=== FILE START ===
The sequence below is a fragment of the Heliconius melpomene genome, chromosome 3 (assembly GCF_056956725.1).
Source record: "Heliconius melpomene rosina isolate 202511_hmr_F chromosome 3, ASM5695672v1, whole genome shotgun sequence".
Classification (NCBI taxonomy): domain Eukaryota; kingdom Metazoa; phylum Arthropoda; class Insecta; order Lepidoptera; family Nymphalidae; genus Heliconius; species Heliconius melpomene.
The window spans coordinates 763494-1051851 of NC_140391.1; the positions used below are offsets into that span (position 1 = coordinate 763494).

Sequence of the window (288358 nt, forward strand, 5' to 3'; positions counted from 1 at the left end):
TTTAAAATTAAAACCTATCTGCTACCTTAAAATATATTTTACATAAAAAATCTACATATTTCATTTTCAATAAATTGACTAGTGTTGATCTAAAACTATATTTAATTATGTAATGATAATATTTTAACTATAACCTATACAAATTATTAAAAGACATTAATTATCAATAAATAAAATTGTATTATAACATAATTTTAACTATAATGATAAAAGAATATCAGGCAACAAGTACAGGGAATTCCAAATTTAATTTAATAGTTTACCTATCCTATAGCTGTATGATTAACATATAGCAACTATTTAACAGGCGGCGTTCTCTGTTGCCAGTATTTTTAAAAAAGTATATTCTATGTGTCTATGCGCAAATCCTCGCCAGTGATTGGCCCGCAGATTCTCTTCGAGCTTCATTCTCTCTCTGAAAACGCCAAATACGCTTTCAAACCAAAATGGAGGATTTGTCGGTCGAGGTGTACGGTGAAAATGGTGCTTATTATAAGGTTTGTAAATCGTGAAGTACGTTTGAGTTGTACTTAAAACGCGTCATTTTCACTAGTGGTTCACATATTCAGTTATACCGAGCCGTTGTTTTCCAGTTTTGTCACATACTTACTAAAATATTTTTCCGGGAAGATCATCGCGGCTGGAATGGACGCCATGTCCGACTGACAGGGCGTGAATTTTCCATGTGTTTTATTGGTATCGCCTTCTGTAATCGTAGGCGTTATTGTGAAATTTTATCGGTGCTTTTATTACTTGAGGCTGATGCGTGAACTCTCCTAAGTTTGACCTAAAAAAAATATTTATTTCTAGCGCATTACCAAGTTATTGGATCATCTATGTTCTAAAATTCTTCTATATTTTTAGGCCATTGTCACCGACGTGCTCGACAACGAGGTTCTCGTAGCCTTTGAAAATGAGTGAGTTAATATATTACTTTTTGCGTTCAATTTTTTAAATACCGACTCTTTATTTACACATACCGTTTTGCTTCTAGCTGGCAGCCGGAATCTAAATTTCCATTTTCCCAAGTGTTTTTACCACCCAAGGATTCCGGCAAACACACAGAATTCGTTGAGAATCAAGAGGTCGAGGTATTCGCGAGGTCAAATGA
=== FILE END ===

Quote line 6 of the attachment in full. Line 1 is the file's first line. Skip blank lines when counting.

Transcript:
TTTAAAATTAAAACCTATCTGCTACCTTAAAATATATTTTACATAAAAAATCTACATATTTCATTTTCAATAAATTGACTAGTGTTGATCTAAAACTATATTTAATTATGTAATGATAATATTTTAACTATAACCTATACAAATTATTAAAAGACATTAATTATCAATAAATAAAATTGTATTATAACATAATTTTAACTATAATGATAAAAGAATATCAGGCAACAAGTACAGGGAATTCCAAATTTAATTTAATAGTTTACCTATCCTATAGCTGTATGATTAACATATAGCAACTATTTAACAGGCGGCGTTCTCTGTTGCCAGTATTTTTAAAAAAGTATATTCTATGTGTCTATGCGCAAATCCTCGCCAGTGATTGGCCCGCAGATTCTCTTCGAGCTTCATTCTCTCTCTGAAAACGCCAAATACGCTTTCAAACCAAAATGGAGGATTTGTCGGTCGAGGTGTACGGTGAAAATGGTGCTTATTATAAGGTTTGTAAATCGTGAAGTACGTTTGAGTTGTACTTAAAACGCGTCATTTTCACTAGTGGTTCACATATTCAGTTATACCGAGCCGTTGTTTTCCAGTTTTGTCACATACTTACTAAAATATTTTTCCGGGAAGATCATCGCGGCTGGAATGGACGCCATGTCCGACTGACAGGGCGTGAATTTTCCATGTGTTTTATTGGTATCGCCTTCTGTAATCGTAGGCGTTATTGTGAAATTTTATCGGTGCTTTTATTACTTGAGGCTGATGCGTGAACTCTCCTAAGTTTGACCTAAAAAAAATATTTATTTCTAGCGCATTACCAAGTTATTGGATCATCTATGTTCTAAAATTCTTCTATATTTTTAGGCCATTGTCACCGACGTGCTCGACAACGAGGTTCTCGTAGCCTTTGAAAATGAGTGAGTTAATATATTACTTTTTGCGTTCAATTTTTTAAATACCGACTCTTTATTTACACATACCGTTTTGCTTCTAGCTGGCAGCCGGAATCTAAATTTCCATTTTCCCAAGTGTTTTTACCACCCAAGGATTCCGGCAAACACACAGAATTCGTTGAGAATCAAGAGGTCGAGGTATTCGCGAGGTCAAATGA